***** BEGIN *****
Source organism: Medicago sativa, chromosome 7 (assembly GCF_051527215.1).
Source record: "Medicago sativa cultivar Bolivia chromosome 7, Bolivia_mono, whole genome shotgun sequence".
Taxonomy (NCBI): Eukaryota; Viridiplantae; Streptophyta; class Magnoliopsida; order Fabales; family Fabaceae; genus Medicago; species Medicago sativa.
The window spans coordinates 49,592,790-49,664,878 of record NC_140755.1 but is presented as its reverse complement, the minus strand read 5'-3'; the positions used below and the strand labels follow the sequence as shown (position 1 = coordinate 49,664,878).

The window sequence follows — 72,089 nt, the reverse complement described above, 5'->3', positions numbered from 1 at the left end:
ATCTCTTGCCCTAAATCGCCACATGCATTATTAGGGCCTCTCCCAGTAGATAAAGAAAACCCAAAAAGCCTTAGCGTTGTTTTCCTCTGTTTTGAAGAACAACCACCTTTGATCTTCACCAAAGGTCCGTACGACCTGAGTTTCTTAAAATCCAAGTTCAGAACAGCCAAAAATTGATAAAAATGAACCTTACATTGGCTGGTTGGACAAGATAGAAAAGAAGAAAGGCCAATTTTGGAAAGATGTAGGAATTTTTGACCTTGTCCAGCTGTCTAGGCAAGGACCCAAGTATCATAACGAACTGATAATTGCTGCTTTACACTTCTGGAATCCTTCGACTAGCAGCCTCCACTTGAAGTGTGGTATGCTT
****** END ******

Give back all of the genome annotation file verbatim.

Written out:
Source organism: Medicago sativa, chromosome 7 (assembly GCF_051527215.1).
Source record: "Medicago sativa cultivar Bolivia chromosome 7, Bolivia_mono, whole genome shotgun sequence".
Taxonomy (NCBI): Eukaryota; Viridiplantae; Streptophyta; class Magnoliopsida; order Fabales; family Fabaceae; genus Medicago; species Medicago sativa.
The window spans coordinates 49,592,790-49,664,878 of record NC_140755.1 but is presented as its reverse complement, the minus strand read 5'-3'; the positions used below and the strand labels follow the sequence as shown (position 1 = coordinate 49,664,878).

The window sequence follows — 72,089 nt, the reverse complement described above, 5'->3', positions numbered from 1 at the left end:
ATCTCTTGCCCTAAATCGCCACATGCATTATTAGGGCCTCTCCCAGTAGATAAAGAAAACCCAAAAAGCCTTAGCGTTGTTTTCCTCTGTTTTGAAGAACAACCACCTTTGATCTTCACCAAAGGTCCGTACGACCTGAGTTTCTTAAAATCCAAGTTCAGAACAGCCAAAAATTGATAAAAATGAACCTTACATTGGCTGGTTGGACAAGATAGAAAAGAAGAAAGGCCAATTTTGGAAAGATGTAGGAATTTTTGACCTTGTCCAGCTGTCTAGGCAAGGACCCAAGTATCATAACGAACTGATAATTGCTGCTTTACACTTCTGGAATCCTTCGACTAGCAGCCTCCACTTGAAGTGTGGTATGCTT